My parents never expected to have children the way they did. When a family did not arrive for them in the ordinary way, they adopted two infants, including me.
My wife, Carolee, and I adopted for the same reason. We had a beautiful daughter, Ava, but explored our alternatives when a second child did not arrive. After a year and a half of counseling, paperwork, and waiting, we traveled to China late last year. We walked into a provincial government office in Wuhan, where a sign on the wall read: “Thank you for all of love Pouring on the Children.” A woman led us over to Ana Xiao, age 3 1/2. She smiled and said, “Baba!” the Chinese word for “Daddy,” and gave me a kiss on the cheek.
Between those two events—my adoption and my daughter’s—the customs of adoption changed in ways that reflect a changing world. I was born near the end of the era of closed adoptions, when children typically never learned who their birth parents were, and birth parents never heard what happened to children. Some children grew up without even knowing they were adopted. While this approach was supposed to avoid confusion, it also demonstrated the mores of an older time. The conventional family was the norm, and anything else was best kept quiet.
Today’s system keeps nothing quiet. Open adoptions commonly allow children and birth parents to visit. Interracial and international adoptions make many adoptive families easy to spot on the street. The effects of this have been apparent since the moment our enlarged family returned from China. The driver who brought us home from the airport noticed that our new daughter did not resemble the rest of us, and struck up a conversation. “Did you meet the parents? How much did you pay for her?”
Questions like that can be jarring, but it’s better that he would ask and be informed. So I told him we did not meet or pay the birth parents. According to Chinese documents, our daughter was abandoned long before we met her, when she was 12 days old.
We don’t know why she was wrapped in a coat and left in the elevator alcove of a hospital. We can say that China’s one-child policy pushes many parents to give up “extra” children or pay substantial fines. The policy persists despite talk that China must abolish it to avoid a catastrophic shortfall of young people. It’s widely believed that girls are rejected by families that prefer boys, but our visit to Ana’s orphanage confirmed that many boys are abandoned too. Many children have common and correctable birth defects, like the heart murmur with which our daughter was born. By the time we met her, she’d had surgery, was in excellent health, and eagerly embraced the world outside the orphanage. She also cried sometimes for caregivers and friends left behind. Adoption is an ocean of love and sorrow.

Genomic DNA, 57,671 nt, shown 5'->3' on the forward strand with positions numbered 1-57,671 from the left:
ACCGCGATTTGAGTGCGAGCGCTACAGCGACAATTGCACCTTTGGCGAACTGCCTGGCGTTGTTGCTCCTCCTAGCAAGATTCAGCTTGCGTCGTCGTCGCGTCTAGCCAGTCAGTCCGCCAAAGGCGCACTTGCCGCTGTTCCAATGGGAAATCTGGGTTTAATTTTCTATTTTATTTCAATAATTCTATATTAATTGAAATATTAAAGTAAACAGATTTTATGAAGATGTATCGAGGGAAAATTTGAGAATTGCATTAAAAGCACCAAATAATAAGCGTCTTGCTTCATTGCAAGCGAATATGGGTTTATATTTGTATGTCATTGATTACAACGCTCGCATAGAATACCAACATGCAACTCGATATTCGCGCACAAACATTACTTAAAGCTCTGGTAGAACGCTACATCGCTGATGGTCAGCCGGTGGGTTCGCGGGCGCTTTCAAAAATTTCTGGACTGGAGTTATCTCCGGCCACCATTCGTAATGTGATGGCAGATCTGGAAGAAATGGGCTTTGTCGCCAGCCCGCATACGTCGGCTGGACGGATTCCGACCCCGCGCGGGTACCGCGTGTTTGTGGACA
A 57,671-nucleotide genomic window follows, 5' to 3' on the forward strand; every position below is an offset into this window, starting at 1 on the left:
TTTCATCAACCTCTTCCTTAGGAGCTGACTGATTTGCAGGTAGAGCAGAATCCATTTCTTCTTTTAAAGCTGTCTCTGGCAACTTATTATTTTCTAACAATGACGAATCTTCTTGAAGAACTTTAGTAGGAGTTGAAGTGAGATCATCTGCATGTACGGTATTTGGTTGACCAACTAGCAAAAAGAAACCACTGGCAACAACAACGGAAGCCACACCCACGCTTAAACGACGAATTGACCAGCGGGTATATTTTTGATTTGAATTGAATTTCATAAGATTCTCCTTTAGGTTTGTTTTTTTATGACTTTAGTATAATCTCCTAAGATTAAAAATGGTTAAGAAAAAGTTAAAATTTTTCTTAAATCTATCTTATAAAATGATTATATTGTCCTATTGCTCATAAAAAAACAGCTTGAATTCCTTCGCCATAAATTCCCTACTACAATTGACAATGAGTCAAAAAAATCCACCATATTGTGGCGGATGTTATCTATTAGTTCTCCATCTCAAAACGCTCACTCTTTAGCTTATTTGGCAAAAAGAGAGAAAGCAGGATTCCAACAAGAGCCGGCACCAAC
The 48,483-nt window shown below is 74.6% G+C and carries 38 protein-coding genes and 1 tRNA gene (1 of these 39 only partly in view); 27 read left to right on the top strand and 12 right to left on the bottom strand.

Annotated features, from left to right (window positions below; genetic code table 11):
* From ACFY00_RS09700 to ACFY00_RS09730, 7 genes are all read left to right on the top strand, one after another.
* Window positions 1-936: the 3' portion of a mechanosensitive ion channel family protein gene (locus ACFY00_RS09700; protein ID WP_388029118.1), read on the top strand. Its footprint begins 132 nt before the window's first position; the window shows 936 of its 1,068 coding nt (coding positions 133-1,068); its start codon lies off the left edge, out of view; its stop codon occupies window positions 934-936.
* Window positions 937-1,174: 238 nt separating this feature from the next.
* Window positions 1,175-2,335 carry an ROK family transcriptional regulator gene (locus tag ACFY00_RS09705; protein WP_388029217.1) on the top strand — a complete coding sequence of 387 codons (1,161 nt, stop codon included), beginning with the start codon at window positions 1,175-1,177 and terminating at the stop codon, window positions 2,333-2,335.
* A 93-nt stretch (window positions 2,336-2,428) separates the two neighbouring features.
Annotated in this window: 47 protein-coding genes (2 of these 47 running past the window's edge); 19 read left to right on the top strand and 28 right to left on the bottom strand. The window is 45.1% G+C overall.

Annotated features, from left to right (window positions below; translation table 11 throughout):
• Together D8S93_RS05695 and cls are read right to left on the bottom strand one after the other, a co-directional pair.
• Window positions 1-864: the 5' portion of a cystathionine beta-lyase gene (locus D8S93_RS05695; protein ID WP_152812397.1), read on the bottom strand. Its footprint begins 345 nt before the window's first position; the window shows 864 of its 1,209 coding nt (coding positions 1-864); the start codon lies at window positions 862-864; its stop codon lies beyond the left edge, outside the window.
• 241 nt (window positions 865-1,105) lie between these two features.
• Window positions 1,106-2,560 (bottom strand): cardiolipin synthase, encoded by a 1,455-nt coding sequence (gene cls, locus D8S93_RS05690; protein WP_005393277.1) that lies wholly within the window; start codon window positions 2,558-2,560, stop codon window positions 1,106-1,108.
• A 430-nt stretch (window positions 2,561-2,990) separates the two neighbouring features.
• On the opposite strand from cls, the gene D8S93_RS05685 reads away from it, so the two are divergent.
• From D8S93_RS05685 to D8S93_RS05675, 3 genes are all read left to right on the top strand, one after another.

Unfortunately, the public nature of adoption also allows this very personal matter to be used to make political statements. International adoption amounts to a form of public diplomacy—bringing citizens of two countries together in a powerful and personal way. Surely it’s no accident that the bureaucracies of the United States and China, cultivators of the world’s most important relationship, have devoted enough resources to smoothly manage the complex paperwork necessary to transfer custody and change citizenship for thousands of children. Their efficiency influenced our decision to adopt from China. But there is a flip side. Before we went to pick up Ana, I wondered if some negative turn in U.S.-China relations would complicate our adoption. Days after we returned home, Russia blocked adoptions to the United States. It was an act of power diplomacy, retaliation against a human-rights law passed by Congress.
Russian lawmakers justified their continued confinement of Russian children in orphanages by taking refuge in patriotism. They insisted Russia should care for its own. No doubt those lawmakers have their patriotic counterparts in other nations who find it shameful that foreigners take custody of some of their children. Some Americans have the mirror image of this attitude. They do not entirely approve of their fellow citizens bringing home foreigners.
Yet at its best, modern adoption challenges people to think again and deepen their understanding. My younger daughter is one of my people. She is adopted like me. She is American like me, having arrived in this nation of immigrants. She is also my daughter. The other day a friend caught me saying that Ana was an exceptional child. “Spoken like a father,” she observed. Damn right.
Since we brought Ana home, two or three people have said, “You’re doing a noble thing.” Thanks, but I’m not. Adoption is hard, but not a sacrifice. We did not bring Ana home to save her or to change the world. We did it to add to our family, just as my parents did years ago. Our lives are richer for it. The old saying goes that we all have two families—the one we’re born with, and the one we find along the way. For some of us, the family we’ve found is everything, and enough.
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